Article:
Does the ‘medical home’ act as a gatekeeper, reinforcing the closed shop created by the medical profession? Is it just another method to shut allied health out of the system.

The medical home acts as a gateway for each person to access the rest of the health system. One of the goals of a medical home is to create an integrated care team that meets each person’s health needs. People who belong to a medical home are more likely to receive care from a range of allied health care providers, and to have this care feel’joined up’.

Does the ‘Medical Home’ model restrict a person’s right to choose their general practice?

Patients who belong to a medical home maintain the right to receive health care from other general practices. Care received elsewhere should be connected with the care they receive at their usual practice by timely communication. Although a patient is free to change their nominated ‘medical home’ at any time, there are many benefits from long term relationships.

Does the Medical Home restrict a persons right to see other primary care providers, such as physiotherapists?

People always have the right to seek care from primary care providers who work ‘outside’ their medical home. Often this is most appropriate. In the Medical Home model, each provider in a person’s care team will feel part of the loop – and share the information they need to provide best care for that patient.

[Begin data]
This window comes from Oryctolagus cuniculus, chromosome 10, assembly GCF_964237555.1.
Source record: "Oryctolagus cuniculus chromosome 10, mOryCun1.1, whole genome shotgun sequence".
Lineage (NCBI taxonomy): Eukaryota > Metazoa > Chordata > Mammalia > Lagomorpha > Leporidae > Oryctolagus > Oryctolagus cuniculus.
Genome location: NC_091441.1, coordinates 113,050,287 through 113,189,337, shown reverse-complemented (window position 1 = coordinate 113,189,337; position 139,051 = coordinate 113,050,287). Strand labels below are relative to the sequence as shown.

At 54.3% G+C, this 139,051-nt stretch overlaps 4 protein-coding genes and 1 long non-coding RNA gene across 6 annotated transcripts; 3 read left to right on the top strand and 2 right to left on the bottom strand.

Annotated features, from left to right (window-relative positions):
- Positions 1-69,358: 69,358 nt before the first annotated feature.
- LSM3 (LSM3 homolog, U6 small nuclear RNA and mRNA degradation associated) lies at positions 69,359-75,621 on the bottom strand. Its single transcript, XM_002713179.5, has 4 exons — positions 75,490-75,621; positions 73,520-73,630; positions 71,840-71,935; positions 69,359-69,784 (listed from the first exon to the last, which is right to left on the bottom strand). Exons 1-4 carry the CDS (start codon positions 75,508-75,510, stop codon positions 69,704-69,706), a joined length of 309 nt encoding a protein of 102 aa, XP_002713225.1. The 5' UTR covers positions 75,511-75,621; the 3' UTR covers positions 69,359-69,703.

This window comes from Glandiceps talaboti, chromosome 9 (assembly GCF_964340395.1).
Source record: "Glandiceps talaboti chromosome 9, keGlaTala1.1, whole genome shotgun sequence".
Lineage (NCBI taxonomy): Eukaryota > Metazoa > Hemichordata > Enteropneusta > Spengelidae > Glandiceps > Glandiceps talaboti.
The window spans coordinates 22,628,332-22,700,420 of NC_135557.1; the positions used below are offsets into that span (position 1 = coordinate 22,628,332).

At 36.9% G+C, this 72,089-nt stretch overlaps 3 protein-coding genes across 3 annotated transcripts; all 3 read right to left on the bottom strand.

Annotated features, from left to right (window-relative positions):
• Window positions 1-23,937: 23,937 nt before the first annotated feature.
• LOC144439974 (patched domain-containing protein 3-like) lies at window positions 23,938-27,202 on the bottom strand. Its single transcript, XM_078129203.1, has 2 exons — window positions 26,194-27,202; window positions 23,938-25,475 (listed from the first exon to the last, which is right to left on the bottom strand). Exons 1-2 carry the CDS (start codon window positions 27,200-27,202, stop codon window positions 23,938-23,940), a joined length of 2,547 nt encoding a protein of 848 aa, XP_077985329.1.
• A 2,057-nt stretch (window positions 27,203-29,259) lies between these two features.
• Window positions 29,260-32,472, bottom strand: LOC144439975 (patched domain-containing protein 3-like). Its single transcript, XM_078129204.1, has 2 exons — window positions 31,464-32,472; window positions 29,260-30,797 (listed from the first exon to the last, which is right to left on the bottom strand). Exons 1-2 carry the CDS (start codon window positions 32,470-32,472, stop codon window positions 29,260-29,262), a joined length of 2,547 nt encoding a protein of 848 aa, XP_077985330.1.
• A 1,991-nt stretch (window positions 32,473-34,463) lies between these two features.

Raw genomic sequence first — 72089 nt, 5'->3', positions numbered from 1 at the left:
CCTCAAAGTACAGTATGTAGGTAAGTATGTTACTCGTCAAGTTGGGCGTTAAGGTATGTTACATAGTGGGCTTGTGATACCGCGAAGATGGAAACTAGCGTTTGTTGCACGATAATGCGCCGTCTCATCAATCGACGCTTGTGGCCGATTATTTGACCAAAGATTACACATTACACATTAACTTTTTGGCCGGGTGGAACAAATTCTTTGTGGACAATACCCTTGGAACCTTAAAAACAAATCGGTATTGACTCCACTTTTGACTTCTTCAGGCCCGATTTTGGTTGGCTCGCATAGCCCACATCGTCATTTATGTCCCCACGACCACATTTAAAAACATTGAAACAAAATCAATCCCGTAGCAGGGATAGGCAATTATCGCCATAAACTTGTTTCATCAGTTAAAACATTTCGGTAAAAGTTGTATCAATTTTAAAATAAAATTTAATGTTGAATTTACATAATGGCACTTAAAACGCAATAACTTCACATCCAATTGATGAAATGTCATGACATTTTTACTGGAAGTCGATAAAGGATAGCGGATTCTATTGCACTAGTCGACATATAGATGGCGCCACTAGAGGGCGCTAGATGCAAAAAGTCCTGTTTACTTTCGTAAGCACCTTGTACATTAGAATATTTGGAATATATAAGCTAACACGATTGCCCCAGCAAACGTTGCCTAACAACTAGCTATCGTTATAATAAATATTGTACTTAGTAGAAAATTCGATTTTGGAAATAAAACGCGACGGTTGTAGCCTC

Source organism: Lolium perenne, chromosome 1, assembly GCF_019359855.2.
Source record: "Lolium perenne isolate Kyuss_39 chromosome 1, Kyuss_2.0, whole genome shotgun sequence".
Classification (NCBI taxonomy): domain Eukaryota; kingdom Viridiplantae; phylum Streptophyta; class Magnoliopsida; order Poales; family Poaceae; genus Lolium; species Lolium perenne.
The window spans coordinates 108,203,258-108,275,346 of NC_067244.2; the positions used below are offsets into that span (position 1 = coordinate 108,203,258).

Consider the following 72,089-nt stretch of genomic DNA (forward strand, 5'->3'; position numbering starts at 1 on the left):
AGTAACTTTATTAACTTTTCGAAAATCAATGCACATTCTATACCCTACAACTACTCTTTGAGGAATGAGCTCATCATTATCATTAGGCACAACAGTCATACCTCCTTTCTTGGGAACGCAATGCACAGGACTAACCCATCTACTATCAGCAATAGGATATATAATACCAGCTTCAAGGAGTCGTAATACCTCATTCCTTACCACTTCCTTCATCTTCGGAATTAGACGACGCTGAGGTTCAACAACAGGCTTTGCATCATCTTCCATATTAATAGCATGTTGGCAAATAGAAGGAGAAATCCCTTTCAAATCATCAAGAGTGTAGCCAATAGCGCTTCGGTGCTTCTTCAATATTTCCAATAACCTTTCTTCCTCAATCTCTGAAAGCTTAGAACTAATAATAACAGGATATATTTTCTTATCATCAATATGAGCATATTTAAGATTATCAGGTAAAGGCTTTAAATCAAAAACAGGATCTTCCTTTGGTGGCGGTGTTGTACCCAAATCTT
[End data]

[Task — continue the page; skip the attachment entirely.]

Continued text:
Are Aboriginal Medical Services medical homes?

Many Aboriginal Medical Services serve as  excellent models of the Patient Centre Medical Home, providing team based, comprehensive, whole person care, based on relationships over time, with good systems for proactive care delivery and a commitment to quality improvement processes.


Can small or solo practices act as medical homes?

Patients often have a particularly strong relationship with small or solo practices, which is a strength. Smaller practices can also be more agile in developing better systems for care. They can make up for their small team by having strong relationships with the rest of the medical neighborhood.

Is a Medical Home the same as a One-Stop Shop?

The term ‘Medical Home’ does not imply that all medical services can be accessed under the one roof. It does imply that the practice will be able to determine the care team you need, and make it available to you in an integrated way, especially when services are delivered elsewhere.
Co-location of medical services is not a defining characteristic of a medical home, and does not guarantee integration.
Very large practices with collocated services need to develop specific systems to develop a sense of accountability, to provide continuity of care and to foster ongoing relationship with particular providers.


Can the Medical Home model work in remote areas?

Many remote health services provide excellent models of a medical home.
In remote towns and communities where there are often health workforce issues, it is common for all the health providers to cooperate in innovative ways to make sure patients can access the care that they need.
In some parts of Australia, Remote Area Nurses or Aboriginal Health Workers fill the role of the particular provider who has an ongoing relationship with each patient.

Isn’t this medical home stuff happening already?


Many people in Australia are accustomed to receiving quality, integrated primary care through their general practice and other providers. They have an ongoing relationship over many years with their GP and their general practice team, and practice nurses work as care managers to help them navigate the health system, and make sure they receive allied health services as required.</dd>